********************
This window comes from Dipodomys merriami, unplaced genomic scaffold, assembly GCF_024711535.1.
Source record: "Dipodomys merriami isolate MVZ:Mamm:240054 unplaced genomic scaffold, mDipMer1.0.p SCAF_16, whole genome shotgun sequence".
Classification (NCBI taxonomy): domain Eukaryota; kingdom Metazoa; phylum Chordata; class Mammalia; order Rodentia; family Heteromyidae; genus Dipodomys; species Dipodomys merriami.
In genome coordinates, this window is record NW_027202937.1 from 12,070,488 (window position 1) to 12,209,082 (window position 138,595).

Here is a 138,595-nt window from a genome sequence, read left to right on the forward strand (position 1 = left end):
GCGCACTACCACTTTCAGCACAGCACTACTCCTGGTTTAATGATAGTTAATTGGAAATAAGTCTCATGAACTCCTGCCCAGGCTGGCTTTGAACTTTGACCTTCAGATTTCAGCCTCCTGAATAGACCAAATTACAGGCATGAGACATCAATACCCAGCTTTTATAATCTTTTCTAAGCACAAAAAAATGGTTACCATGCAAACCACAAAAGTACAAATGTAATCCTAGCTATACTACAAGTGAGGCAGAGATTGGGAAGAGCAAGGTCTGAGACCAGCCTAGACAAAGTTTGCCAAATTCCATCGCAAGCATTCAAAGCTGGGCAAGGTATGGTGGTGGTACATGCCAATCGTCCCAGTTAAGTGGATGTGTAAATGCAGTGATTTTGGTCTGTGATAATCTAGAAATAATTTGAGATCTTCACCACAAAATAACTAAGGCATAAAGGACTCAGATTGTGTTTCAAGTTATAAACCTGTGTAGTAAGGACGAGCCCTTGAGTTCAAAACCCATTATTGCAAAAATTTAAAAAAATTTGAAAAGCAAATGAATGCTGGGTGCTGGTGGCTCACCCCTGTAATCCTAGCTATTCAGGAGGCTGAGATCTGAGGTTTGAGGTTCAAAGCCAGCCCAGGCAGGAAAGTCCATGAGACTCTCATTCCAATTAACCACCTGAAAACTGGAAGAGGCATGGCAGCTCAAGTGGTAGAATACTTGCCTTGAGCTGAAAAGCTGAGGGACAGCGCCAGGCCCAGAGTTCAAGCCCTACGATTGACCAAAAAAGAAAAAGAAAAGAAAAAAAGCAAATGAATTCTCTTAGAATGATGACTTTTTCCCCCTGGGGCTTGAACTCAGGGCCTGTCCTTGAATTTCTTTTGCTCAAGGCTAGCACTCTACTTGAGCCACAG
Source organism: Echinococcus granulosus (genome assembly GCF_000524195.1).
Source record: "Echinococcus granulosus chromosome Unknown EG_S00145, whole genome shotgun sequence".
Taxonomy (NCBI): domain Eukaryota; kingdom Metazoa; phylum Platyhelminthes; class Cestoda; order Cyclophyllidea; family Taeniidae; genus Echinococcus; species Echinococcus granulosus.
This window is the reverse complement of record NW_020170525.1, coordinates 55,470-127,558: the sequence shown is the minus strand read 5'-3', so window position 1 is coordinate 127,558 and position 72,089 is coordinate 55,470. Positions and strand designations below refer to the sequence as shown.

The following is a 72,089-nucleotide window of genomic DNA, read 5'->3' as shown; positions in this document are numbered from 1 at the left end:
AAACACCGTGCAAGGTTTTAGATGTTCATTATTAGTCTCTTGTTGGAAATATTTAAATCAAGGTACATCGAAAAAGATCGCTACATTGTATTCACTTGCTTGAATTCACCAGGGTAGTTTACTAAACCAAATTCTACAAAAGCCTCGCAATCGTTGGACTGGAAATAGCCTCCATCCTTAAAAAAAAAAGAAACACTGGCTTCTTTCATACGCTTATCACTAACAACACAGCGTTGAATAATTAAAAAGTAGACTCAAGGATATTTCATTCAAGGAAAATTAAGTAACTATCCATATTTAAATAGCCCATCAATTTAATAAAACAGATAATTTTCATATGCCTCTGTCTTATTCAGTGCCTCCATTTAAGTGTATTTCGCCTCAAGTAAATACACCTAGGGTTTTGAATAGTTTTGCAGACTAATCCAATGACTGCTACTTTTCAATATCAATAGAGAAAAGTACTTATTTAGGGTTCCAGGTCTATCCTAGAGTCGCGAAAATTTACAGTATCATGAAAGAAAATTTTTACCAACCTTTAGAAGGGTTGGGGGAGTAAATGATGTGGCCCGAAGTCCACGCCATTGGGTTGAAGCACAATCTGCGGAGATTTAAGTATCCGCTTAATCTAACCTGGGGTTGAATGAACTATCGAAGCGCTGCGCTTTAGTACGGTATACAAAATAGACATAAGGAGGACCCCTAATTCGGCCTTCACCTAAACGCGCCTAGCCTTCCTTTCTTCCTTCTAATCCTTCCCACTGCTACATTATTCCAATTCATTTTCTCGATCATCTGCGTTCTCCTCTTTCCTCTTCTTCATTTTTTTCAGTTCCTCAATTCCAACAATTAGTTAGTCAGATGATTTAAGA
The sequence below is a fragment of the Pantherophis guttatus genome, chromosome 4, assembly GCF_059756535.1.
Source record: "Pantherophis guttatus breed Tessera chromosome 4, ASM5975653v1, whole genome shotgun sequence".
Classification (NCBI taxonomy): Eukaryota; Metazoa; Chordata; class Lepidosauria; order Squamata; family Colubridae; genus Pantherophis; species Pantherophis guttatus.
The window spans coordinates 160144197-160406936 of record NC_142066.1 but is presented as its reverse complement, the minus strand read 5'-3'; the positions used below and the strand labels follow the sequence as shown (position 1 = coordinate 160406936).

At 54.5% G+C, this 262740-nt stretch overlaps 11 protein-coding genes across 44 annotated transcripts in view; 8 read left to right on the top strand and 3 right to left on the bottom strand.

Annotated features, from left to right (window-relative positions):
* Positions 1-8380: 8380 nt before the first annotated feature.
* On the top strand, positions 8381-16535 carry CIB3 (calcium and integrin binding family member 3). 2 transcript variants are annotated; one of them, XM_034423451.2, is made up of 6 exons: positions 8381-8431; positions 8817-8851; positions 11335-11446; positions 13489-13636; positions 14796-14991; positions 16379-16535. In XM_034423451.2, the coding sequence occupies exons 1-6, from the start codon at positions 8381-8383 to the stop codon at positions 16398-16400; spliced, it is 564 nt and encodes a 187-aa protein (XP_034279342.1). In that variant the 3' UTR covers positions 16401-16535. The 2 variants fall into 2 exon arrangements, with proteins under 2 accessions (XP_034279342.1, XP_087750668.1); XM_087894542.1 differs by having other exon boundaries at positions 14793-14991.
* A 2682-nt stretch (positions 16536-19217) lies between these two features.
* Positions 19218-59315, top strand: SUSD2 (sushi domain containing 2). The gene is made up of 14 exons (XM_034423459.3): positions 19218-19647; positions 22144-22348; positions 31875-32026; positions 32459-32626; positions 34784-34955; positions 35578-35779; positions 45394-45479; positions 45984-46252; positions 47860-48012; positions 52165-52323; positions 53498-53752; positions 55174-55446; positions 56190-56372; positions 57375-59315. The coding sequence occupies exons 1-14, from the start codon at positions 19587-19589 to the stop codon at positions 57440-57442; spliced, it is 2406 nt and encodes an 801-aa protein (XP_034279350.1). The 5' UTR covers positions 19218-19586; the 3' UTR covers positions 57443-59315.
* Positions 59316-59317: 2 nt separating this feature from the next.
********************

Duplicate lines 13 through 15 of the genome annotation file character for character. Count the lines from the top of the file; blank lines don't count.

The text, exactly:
The sequence below is a fragment of the Pantherophis guttatus genome, chromosome 4, assembly GCF_059756535.1.
Source record: "Pantherophis guttatus breed Tessera chromosome 4, ASM5975653v1, whole genome shotgun sequence".
Classification (NCBI taxonomy): Eukaryota; Metazoa; Chordata; class Lepidosauria; order Squamata; family Colubridae; genus Pantherophis; species Pantherophis guttatus.